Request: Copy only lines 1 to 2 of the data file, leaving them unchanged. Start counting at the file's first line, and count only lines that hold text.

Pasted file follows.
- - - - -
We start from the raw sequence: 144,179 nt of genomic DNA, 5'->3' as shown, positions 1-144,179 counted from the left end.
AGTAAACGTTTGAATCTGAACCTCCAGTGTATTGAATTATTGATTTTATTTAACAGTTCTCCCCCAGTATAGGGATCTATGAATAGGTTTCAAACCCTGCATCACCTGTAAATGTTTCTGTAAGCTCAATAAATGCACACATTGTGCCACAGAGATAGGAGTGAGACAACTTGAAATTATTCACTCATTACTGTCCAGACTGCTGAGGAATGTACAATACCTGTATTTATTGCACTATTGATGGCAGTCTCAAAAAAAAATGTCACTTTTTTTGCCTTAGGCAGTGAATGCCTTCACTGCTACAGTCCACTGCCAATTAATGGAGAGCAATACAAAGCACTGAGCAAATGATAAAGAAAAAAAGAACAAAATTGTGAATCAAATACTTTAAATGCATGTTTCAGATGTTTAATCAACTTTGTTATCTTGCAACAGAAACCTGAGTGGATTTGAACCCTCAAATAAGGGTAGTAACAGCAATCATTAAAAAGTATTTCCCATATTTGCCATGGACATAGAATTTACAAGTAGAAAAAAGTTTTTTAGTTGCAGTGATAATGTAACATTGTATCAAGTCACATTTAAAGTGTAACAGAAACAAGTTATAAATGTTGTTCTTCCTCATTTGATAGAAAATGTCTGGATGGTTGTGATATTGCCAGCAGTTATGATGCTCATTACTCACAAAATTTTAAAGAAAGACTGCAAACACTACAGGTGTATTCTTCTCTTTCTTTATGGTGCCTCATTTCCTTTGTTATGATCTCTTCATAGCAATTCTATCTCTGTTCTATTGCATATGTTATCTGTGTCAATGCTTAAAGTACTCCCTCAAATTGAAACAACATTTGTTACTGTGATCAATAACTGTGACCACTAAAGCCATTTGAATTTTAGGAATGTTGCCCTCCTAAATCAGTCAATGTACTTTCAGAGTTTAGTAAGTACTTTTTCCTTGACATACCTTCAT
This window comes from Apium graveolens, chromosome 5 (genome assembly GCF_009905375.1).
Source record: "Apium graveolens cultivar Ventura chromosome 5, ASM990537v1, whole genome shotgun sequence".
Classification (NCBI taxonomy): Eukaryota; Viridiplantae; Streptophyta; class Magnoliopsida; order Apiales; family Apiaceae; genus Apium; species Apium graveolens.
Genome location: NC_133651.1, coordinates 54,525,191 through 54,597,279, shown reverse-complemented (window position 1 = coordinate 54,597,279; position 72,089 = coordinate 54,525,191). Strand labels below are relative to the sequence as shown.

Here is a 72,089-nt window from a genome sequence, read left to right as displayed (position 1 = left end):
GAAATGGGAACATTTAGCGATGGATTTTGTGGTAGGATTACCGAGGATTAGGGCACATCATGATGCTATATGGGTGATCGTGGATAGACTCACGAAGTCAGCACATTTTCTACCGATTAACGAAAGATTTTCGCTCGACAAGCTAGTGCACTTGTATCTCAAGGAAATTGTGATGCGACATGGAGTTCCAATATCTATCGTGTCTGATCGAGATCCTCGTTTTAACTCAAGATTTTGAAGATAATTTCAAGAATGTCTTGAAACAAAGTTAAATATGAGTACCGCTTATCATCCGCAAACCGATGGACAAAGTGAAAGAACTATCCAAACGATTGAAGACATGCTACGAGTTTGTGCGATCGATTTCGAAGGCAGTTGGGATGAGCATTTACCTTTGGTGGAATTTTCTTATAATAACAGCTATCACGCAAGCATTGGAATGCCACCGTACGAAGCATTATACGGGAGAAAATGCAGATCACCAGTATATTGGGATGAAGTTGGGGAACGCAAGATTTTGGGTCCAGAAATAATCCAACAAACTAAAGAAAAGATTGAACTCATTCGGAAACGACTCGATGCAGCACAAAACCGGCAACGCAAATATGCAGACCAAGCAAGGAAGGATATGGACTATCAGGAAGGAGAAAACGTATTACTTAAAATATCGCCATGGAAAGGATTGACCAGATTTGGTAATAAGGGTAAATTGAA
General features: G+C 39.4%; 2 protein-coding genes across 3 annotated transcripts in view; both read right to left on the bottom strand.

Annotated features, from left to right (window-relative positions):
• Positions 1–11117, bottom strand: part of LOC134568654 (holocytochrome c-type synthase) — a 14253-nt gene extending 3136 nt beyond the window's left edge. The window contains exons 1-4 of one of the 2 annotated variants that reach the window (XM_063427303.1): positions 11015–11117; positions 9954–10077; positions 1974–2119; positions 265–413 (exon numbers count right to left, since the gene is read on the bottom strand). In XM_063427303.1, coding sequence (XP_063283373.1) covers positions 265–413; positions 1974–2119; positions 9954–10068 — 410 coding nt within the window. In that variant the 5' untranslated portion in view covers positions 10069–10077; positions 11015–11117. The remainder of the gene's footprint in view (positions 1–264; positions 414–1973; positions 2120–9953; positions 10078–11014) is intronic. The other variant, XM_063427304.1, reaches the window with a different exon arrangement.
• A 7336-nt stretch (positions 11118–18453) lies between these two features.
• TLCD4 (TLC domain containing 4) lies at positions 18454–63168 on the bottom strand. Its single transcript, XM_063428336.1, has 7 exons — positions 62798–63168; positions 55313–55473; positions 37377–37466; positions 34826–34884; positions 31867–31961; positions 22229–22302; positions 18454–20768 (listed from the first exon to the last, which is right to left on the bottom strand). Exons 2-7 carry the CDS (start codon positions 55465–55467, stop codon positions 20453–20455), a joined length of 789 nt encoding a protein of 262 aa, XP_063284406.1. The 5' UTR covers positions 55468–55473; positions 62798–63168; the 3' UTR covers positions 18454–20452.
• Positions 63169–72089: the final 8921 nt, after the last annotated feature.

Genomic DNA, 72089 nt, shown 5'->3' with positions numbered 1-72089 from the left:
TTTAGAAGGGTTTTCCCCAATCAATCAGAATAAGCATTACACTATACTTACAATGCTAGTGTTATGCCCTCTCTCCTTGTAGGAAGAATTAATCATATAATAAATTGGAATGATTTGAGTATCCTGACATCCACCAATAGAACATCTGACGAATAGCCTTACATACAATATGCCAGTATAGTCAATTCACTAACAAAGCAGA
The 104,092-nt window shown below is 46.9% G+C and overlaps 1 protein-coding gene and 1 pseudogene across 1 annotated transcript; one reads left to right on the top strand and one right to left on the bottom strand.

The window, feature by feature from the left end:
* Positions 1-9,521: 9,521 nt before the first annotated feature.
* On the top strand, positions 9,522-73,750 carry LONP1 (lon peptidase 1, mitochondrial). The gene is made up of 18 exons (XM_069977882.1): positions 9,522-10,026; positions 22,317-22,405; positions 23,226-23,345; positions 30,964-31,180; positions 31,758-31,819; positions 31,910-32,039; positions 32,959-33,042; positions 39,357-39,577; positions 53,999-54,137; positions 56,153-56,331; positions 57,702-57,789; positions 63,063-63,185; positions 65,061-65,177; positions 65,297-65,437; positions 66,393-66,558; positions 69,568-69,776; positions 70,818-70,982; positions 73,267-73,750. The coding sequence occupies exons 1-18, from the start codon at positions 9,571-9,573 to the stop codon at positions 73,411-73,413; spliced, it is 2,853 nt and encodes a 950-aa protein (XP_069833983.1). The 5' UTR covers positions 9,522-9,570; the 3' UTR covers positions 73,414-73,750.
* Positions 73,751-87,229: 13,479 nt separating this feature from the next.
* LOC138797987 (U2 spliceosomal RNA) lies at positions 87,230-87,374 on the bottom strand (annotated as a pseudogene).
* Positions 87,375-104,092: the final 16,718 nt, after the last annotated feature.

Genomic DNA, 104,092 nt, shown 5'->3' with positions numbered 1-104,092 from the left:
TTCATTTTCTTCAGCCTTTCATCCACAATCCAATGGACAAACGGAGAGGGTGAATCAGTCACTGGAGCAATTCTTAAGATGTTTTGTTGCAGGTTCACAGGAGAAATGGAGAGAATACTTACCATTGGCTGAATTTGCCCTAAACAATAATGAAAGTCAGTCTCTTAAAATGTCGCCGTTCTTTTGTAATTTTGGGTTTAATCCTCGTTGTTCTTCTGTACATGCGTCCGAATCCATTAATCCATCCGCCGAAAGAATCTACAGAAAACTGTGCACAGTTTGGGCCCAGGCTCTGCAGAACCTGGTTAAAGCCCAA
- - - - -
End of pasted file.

We start from the raw sequence: 144,179 nt of genomic DNA, 5'->3' as shown, positions 1-144,179 counted from the left end.
AGTAAACGTTTGAATCTGAACCTCCAGTGTATTGAATTATTGATTTTATTTAACAGTTCTCCCCCAGTATAGGGATCTATGAATAGGTTTCAAACCCTGCATCACCTGTAAATGTTTCTGTAAGCTCAATAAATGCACACATTGTGCCACAGAGATAGGAGTGAGACAACTTGAAATTATTCACTCATTACTGTCCAGACTGCTGAGGAATGTACAATACCTGTATTTATTGCACTATTGATGGCAGTCTCAAAAAAAAATGTCACTTTTTTTGCCTTAGGCAGTGAATGCCTTCACTGCTACAGTCCACTGCCAATTAATGGAGAGCAATACAAAGCACTGAGCAAATGATAAAGAAAAAAAGAACAAAATTGTGAATCAAATACTTTAAATGCATGTTTCAGATGTTTAATCAACTTTGTTATCTTGCAACAGAAACCTGAGTGGATTTGAACCCTCAAATAAGGGTAGTAACAGCAATCATTAAAAAGTATTTCCCATATTTGCCATGGACATAGAATTTACAAGTAGAAAAAAGTTTTTTAGTTGCAGTGATAATGTAACATTGTATCAAGTCACATTTAAAGTGTAACAGAAACAAGTTATAAATGTTGTTCTTCCTCATTTGATAGAAAATGTCTGGATGGTTGTGATATTGCCAGCAGTTATGATGCTCATTACTCACAAAATTTTAAAGAAAGACTGCAAACACTACAGGTGTATTCTTCTCTTTCTTTATGGTGCCTCATTTCCTTTGTTATGATCTCTTCATAGCAATTCTATCTCTGTTCTATTGCATATGTTATCTGTGTCAATGCTTAAAGTACTCCCTCAAATTGAAACAACATTTGTTACTGTGATCAATAACTGTGACCACTAAAGCCATTTGAATTTTAGGAATGTTGCCCTCCTAAATCAGTCAATGTACTTTCAGAGTTTAGTAAGTACTTTTTCCTTGACATACCTTCAT